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Thelma and Louise Turns 20

Thelma and Louise Turns 20

I can’t believe that it is 20 years since Thelma and Louise was released. We still have so much work to do. This is a movie that resonated with people in a profound way, it’s a movie that people still think about fondly, yet sadly it is a movie that never effected any long term change for women in Hollywood.

Where are the characters that came after Thelma and Louise? Where are the women? This is a significant anniversary for women in film. Everyone remembers what they felt when they saw this movie for the first time (aside from how cute Brad Pitt was.) Share your memories of Thelma and Louise what has changed for women in film since then and what hasn’t.

I wrote a piece several months ago about what could have been and pondering why things haven’t changed. Here’s some of it:

Thelma and Louise came out in May of 1991 and change was in the air. The film touched a raw nerve in women that had been lying dormant during the Reagan backlash years. It became a cultural touchstone, was on covers of magazines, and got both Geena Davis and Susan Sarandon Academy Award nominations. Geena Davis tells stories of women seeing her on the road and honking at her and thanking her for the film. But here we are 20 years later and it feels like that film was never made.

Where are the Thelma and Louise type movies today? Why weren’t there movies made in its wake? Why didn’t studios get women writers to create more characters like Thelma and Louise? Is it about the power that they had? Is the culture really that afraid of women?

I don’t get it and neither does Khouri who said answered a question about why we have never seen these types of characters again. (This is part of a larger interview with Khouri that will be published in the upcoming In Her Voice: Interview with Female Directors)

It’s a strange thing. I kind of thought this would really help. The response to this movie was overwhelming both positive and negative. Looking back, you could say its impression was indelible. And yet, I can’t point to a lot of other movies that have really followed in its footsteps.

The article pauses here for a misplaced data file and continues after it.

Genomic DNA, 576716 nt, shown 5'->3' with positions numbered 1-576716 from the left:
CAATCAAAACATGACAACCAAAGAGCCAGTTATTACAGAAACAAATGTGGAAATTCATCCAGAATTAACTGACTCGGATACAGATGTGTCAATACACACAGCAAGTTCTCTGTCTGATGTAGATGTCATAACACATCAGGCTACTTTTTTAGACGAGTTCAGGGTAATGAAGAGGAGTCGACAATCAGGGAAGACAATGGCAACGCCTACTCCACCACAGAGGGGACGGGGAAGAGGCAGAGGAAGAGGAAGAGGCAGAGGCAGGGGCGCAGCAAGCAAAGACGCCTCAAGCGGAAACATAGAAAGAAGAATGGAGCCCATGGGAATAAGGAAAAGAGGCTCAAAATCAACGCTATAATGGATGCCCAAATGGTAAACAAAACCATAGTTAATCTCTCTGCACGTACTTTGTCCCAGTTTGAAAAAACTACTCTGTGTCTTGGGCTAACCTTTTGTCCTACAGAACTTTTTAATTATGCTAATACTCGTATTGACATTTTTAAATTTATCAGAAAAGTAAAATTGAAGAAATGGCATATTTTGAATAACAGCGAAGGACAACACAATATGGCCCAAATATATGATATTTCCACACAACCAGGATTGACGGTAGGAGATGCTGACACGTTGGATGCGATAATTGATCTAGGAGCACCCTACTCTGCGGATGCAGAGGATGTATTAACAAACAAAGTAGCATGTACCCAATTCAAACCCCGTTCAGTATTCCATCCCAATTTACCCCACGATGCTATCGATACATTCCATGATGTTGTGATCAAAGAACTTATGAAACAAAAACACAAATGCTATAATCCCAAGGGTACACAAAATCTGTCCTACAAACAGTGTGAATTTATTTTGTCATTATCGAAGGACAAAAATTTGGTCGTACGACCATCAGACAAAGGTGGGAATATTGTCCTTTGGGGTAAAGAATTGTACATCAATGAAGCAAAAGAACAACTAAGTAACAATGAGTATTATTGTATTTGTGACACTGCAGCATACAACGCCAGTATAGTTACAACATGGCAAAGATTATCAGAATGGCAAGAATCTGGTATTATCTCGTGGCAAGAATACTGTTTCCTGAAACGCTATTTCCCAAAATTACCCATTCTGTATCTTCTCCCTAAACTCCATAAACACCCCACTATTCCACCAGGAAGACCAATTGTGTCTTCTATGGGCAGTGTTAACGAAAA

To me folks, that is the question. Why didn’t we build on Thelma and Louise? It feels like we have spent the 20 years since losing power for women onscreen. The opportunity was ripe in 1991 and now in 2011 it feels in some respects like we are back at the starting gate.

Here are some pieces celebrating the anniversary:
‘Thelma and Louise’ stepped on the gas of feminism 20 years ago; today, they’d drive over that cliff all over again (Cleveland Plain Dealer)

Looking Back On ‘Thelma & Louise’ 20 Years Later (NPR)

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I’ve always thought that ending was bullshit. It makes no sense that they would kill themselves. Believe me if the film was about two men the final shot of the film would have been them driving off down the highway to freedom.

It was a cop-out ending telling women “Yeah go ahead and be empowered BUT so only far.”

And by the way why not all the fuss for Coffy or Foxy Brown? In my opinion those are films that are WAY more empowering than T &L which to me is overrated anyway. I think people who think the film was so revolutionary have led a very sheltered life

Katherine Bowman

I was only three years old when the movie came out, so I didn’t actually see it until a few years ago. I now own it and share it with as many people as I can. No, we haven’t really seen these characters again, but I think we will see them soon. I think that stories are changing in a positive way. Women are taking more charge of the storytelling process than ever before. We just have to keep supporting the female stories that are being made so that the studios know what we want to see is worth making.


My biggest sadness selling my car was that my bumper sticker that said, “Caution: Thelma and Louise on board!” had to go with it….

An African

@patricia, i remember a rumour at the time that a different ending where they gave themselves up was shot, but test audiences hated it so we got the cliff shot instead.

Personally i like this ending and I adore this film


I always think of “Thelma and Louise” whenever I hear about some development being called a game-changer for women and film. The excitement and sense of discovery from when T&L first came out are still with me. The idea of a movie in which a *woman* was actually permitted to successfully defend her female friend — amazing! (I guess it’s telling that such a simple plot development should feel so revolutionary, no?)

When T&L came out I was an editor on a newspaper arts/entertainment desk, and I read a lot of pieces about how this movie was totally going to change things. But then, nothing.It was as if the industry decided they’d gotten all that out of their system and it was time to get back to business as usual. Incredibly frustrating. It taught me to avoid getting my hopes up every time a game-changer is predicted. Even “Bridesmaids” — though I sure hope I’ll be proved wrong there.


When they drove off the cliff, it symbolized empowerment. But I still don’t like the fact that they decided to kill themselves. The detective (Harvy Kietel) wanted to help them. Yes, Thelma and Louise became empowered and started making their own decisions, which was fantastic. Many women (myself included) often reach a specific point in life when we seriously begin to create our own destiny. But was death the only solution for Thelma and Louise? I don’t think so!

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